From Manager, November 6, 2019
live . not . happy [literally it means “live not happy,” but the meaning is something like “restless” or “being disturbed,” sort of like a person is making trouble or cannot sit still]
[The logo is meant to imitate the logo of Future Forward Party. In the face of legal problems that threaten to disband the party and perhaps jail its founder, the party came out with a new campaign “live. not. stay.” This cartoon mocks that saying.
The Future Forward Party’s logo literally is “cannot live,” but it means something like “do not know how to live.”
This means that their actions are different from other political groups and that they dare to challenge the government. Saying that they “do not know how to live” is kind of sarcastic and fatalistic–because if they did know how to live they would join the pro-government coalition.
The cartoonist mocks their defiant motto by turning it into a saying that blames the party for making trouble with its provocations, such as when its spokesperson did not wear all-black in parliament during a mourning period.
Such incidents like these were not innocent gaffes, but calculated events that demonstrated the party’s commitment to its beliefs. Thus, suspicions about the party’s commitment to the current style of government in Thailand has resulted it being under intense legal attack. Had the party been more circumspect or subtle, it might have lived to perhaps participate in a future government considering its surprising popularity in its first election try.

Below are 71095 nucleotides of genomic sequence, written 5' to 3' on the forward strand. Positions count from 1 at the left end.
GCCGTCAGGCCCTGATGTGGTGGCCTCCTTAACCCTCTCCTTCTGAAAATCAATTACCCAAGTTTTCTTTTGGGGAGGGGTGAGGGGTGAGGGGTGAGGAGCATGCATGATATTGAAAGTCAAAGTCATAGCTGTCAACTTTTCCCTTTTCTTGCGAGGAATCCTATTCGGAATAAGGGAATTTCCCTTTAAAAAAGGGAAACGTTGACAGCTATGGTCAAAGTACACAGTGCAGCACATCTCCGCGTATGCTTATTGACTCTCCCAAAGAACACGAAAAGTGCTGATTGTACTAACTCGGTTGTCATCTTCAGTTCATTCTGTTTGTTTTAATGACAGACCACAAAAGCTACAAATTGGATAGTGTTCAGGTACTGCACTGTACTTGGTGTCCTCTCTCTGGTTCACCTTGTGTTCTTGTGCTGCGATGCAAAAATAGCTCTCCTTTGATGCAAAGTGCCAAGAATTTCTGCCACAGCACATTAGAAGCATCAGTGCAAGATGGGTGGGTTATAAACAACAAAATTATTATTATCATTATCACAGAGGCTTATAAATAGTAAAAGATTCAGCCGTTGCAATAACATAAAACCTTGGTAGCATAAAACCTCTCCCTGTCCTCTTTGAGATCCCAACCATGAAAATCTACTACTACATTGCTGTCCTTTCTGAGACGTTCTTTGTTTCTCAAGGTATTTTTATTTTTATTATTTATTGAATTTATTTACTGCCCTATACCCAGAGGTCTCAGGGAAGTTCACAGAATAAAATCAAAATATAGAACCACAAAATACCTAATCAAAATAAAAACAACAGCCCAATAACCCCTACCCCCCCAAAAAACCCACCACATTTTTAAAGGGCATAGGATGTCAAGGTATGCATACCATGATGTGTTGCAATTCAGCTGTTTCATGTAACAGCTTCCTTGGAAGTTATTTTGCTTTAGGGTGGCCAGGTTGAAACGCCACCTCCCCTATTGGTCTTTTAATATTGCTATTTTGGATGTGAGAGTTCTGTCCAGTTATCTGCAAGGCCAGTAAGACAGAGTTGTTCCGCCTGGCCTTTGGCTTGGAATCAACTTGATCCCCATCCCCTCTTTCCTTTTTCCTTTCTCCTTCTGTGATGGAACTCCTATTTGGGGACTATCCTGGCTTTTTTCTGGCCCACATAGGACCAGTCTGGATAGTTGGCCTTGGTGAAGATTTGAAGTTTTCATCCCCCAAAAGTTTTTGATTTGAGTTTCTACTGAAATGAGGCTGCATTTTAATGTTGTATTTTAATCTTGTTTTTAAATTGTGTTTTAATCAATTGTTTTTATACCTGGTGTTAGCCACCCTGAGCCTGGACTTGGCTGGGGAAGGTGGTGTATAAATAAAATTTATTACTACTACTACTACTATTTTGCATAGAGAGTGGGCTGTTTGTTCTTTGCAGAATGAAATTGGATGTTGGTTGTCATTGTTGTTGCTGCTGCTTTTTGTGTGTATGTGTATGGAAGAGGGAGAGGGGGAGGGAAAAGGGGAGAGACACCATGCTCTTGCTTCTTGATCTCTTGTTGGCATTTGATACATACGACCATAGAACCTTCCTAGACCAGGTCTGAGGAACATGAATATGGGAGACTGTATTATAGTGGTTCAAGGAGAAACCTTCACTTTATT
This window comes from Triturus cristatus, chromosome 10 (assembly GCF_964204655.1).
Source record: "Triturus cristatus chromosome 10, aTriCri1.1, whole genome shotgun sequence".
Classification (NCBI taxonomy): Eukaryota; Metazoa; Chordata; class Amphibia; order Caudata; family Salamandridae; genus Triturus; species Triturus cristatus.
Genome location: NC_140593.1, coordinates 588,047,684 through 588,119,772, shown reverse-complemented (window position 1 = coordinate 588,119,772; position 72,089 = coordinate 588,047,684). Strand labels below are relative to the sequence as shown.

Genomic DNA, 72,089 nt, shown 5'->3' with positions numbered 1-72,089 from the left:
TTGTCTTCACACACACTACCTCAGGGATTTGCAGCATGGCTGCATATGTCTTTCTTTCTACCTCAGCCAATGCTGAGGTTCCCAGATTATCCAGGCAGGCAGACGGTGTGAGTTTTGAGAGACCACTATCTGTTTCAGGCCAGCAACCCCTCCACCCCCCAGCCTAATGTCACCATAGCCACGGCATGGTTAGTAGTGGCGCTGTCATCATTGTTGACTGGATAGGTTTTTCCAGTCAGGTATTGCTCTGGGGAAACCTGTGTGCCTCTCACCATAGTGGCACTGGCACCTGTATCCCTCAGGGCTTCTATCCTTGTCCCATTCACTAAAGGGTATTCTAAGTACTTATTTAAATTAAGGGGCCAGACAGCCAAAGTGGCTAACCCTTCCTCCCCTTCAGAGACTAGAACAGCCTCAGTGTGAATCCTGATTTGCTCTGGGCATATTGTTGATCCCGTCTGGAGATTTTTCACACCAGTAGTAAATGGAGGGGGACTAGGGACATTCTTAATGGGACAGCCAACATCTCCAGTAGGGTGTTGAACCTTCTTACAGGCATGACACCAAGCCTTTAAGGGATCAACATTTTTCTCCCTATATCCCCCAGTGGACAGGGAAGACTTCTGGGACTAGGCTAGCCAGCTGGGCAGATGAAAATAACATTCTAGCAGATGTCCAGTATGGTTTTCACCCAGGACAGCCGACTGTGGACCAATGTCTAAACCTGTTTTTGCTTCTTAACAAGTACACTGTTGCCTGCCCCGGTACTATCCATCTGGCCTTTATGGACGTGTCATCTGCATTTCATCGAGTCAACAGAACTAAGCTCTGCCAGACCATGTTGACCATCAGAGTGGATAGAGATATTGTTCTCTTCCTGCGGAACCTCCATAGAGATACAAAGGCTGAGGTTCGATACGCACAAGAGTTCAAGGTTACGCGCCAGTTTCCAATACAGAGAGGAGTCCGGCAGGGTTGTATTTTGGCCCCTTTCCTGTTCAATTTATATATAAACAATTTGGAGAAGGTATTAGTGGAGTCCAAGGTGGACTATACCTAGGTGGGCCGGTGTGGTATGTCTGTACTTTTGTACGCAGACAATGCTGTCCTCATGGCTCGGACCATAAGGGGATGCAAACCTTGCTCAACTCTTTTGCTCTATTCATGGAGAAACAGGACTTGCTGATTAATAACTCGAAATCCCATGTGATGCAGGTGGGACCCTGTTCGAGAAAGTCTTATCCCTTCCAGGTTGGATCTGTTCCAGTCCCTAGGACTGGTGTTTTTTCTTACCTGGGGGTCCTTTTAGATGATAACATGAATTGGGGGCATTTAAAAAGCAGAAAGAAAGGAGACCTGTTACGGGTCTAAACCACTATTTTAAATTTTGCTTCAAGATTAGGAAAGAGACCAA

The cartoonist’s modified slogan here means something like, “if you stand out, you will not be happy” meaning that Future Forward is a party that likes to cause trouble–even to its own detriment.]
From Manager, November 7, 2019
Left: Thanathorn: Yu. Mai. Pen. [a saying meaning he dares stands up for his principles even knowing he will metaphorically or literally die]
Caption: A nephew has a problem….
Right: Thaksin: Nhi. Hai. Pen. [meaning “learn to escape”]
Caption: ….Uncle has an answer.
[Refers to Future Forward Party’s leader Thanathorn who is calling on the public not to be afraid of the old traditional regime and dare to insist on change.
In the face of legal challenges that threaten to sideline his party, he launched a new campaign for public support to demonstrate to the authorities his popularity.
His new campaign is “Yu. Mai. Pen.” or “not know how to live.” This means that his party and its followers dare to challenge the status quo with a new kind of politics to fight against dictatorship–even knowing they will be destroyed for this.
The cartoonist notes that for all of the high-society billionaires like Thanathorn or Thaksin who insist their supporters dare to challenge and sacrifice against the Thai establishment, ultimately the billionaires run away to live in luxury in foreign lands while their supporters are left to face charges.]